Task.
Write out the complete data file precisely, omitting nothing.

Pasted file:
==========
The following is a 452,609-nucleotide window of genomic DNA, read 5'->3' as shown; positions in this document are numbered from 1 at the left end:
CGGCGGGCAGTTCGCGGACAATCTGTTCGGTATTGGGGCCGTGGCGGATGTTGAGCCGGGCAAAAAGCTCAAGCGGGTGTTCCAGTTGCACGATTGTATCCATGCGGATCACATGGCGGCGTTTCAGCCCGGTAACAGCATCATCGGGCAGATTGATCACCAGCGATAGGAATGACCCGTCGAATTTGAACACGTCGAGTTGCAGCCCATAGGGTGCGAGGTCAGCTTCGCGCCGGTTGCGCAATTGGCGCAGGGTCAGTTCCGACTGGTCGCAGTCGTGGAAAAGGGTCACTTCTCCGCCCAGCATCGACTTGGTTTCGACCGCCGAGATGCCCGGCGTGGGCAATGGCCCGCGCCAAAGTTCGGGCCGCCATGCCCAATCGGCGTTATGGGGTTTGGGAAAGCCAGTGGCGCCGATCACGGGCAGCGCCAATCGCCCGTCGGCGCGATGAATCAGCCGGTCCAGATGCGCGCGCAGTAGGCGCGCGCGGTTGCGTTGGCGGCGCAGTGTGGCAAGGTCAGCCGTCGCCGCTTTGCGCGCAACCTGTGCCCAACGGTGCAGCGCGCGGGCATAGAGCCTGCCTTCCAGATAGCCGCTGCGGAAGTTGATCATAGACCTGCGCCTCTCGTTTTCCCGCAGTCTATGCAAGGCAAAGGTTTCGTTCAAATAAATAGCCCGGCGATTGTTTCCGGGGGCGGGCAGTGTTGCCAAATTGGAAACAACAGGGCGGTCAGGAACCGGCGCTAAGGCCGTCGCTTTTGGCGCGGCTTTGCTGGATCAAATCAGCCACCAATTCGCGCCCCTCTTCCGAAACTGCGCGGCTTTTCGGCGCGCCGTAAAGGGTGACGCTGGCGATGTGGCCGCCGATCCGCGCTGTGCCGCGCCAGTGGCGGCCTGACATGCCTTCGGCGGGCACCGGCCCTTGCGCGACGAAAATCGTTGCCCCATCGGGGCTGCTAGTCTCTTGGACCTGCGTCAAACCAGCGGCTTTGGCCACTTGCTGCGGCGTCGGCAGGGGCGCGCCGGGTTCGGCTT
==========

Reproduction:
The following is a 452,609-nucleotide window of genomic DNA, read 5'->3' as shown; positions in this document are numbered from 1 at the left end:
CGGCGGGCAGTTCGCGGACAATCTGTTCGGTATTGGGGCCGTGGCGGATGTTGAGCCGGGCAAAAAGCTCAAGCGGGTGTTCCAGTTGCACGATTGTATCCATGCGGATCACATGGCGGCGTTTCAGCCCGGTAACAGCATCATCGGGCAGATTGATCACCAGCGATAGGAATGACCCGTCGAATTTGAACACGTCGAGTTGCAGCCCATAGGGTGCGAGGTCAGCTTCGCGCCGGTTGCGCAATTGGCGCAGGGTCAGTTCCGACTGGTCGCAGTCGTGGAAAAGGGTCACTTCTCCGCCCAGCATCGACTTGGTTTCGACCGCCGAGATGCCCGGCGTGGGCAATGGCCCGCGCCAAAGTTCGGGCCGCCATGCCCAATCGGCGTTATGGGGTTTGGGAAAGCCAGTGGCGCCGATCACGGGCAGCGCCAATCGCCCGTCGGCGCGATGAATCAGCCGGTCCAGATGCGCGCGCAGTAGGCGCGCGCGGTTGCGTTGGCGGCGCAGTGTGGCAAGGTCAGCCGTCGCCGCTTTGCGCGCAACCTGTGCCCAACGGTGCAGCGCGCGGGCATAGAGCCTGCCTTCCAGATAGCCGCTGCGGAAGTTGATCATAGACCTGCGCCTCTCGTTTTCCCGCAGTCTATGCAAGGCAAAGGTTTCGTTCAAATAAATAGCCCGGCGATTGTTTCCGGGGGCGGGCAGTGTTGCCAAATTGGAAACAACAGGGCGGTCAGGAACCGGCGCTAAGGCCGTCGCTTTTGGCGCGGCTTTGCTGGATCAAATCAGCCACCAATTCGCGCCCCTCTTCCGAAACTGCGCGGCTTTTCGGCGCGCCGTAAAGGGTGACGCTGGCGATGTGGCCGCCGATCCGCGCTGTGCCGCGCCAGTGGCGGCCTGACATGCCTTCGGCGGGCACCGGCCCTTGCGCGACGAAAATCGTTGCCCCATCGGGGCTGCTAGTCTCTTGGACCTGCGTCAAACCAGCGGCTTTGGCCACTTGCTGCGGCGTCGGCAGGGGCGCGCCGGGTTCGGCTT